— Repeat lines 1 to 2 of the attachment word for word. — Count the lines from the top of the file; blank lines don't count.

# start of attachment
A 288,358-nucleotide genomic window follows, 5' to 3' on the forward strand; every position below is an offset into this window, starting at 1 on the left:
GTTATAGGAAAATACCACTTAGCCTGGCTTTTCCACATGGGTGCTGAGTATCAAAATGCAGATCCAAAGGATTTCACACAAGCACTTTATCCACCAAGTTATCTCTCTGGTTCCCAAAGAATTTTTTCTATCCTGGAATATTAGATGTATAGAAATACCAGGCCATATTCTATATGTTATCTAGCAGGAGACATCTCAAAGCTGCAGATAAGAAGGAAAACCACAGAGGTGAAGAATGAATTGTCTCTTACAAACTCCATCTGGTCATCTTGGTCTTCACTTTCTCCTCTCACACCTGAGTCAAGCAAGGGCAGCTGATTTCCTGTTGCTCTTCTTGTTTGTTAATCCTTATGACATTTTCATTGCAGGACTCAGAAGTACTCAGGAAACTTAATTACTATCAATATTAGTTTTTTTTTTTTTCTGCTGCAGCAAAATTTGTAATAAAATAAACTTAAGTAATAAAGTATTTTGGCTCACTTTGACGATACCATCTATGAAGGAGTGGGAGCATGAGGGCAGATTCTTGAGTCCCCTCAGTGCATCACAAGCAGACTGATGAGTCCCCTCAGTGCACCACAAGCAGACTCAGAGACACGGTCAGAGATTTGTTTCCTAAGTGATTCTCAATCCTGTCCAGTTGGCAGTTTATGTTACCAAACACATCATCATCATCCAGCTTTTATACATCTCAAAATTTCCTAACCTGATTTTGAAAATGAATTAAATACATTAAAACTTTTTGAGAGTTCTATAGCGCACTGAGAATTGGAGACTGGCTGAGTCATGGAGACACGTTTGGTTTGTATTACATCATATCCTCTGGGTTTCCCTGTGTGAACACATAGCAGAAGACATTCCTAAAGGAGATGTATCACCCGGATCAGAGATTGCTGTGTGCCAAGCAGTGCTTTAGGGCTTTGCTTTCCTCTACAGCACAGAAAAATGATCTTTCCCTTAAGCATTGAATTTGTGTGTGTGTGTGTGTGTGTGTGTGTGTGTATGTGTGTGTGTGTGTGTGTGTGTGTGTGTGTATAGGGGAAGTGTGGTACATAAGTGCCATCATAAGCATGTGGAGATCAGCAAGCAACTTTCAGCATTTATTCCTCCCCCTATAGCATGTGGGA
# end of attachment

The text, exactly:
A 288,358-nucleotide genomic window follows, 5' to 3' on the forward strand; every position below is an offset into this window, starting at 1 on the left:
GTTATAGGAAAATACCACTTAGCCTGGCTTTTCCACATGGGTGCTGAGTATCAAAATGCAGATCCAAAGGATTTCACACAAGCACTTTATCCACCAAGTTATCTCTCTGGTTCCCAAAGAATTTTTTCTATCCTGGAATATTAGATGTATAGAAATACCAGGCCATATTCTATATGTTATCTAGCAGGAGACATCTCAAAGCTGCAGATAAGAAGGAAAACCACAGAGGTGAAGAATGAATTGTCTCTTACAAACTCCATCTGGTCATCTTGGTCTTCACTTTCTCCTCTCACACCTGAGTCAAGCAAGGGCAGCTGATTTCCTGTTGCTCTTCTTGTTTGTTAATCCTTATGACATTTTCATTGCAGGACTCAGAAGTACTCAGGAAACTTAATTACTATCAATATTAGTTTTTTTTTTTTTCTGCTGCAGCAAAATTTGTAATAAAATAAACTTAAGTAATAAAGTATTTTGGCTCACTTTGACGATACCATCTATGAAGGAGTGGGAGCATGAGGGCAGATTCTTGAGTCCCCTCAGTGCATCACAAGCAGACTGATGAGTCCCCTCAGTGCACCACAAGCAGACTCAGAGACACGGTCAGAGATTTGTTTCCTAAGTGATTCTCAATCCTGTCCAGTTGGCAGTTTATGTTACCAAACACATCATCATCATCCAGCTTTTATACATCTCAAAATTTCCTAACCTGATTTTGAAAATGAATTAAATACATTAAAACTTTTTGAGAGTTCTATAGCGCACTGAGAATTGGAGACTGGCTGAGTCATGGAGACACGTTTGGTTTGTATTACATCATATCCTCTGGGTTTCCCTGTGTGAACACATAGCAGAAGACATTCCTAAAGGAGATGTATCACCCGGATCAGAGATTGCTGTGTGCCAAGCAGTGCTTTAGGGCTTTGCTTTCCTCTACAGCACAGAAAAATGATCTTTCCCTTAAGCATTGAATTTGTGTGTGTGTGTGTGTGTGTGTGTGTGTGTATGTGTGTGTGTGTGTGTGTGTGTGTGTGTGTATAGGGGAAGTGTGGTACATAAGTGCCATCATAAGCATGTGGAGATCAGCAAGCAACTTTCAGCATTTATTCCTCCCCCTATAGCATGTGGGA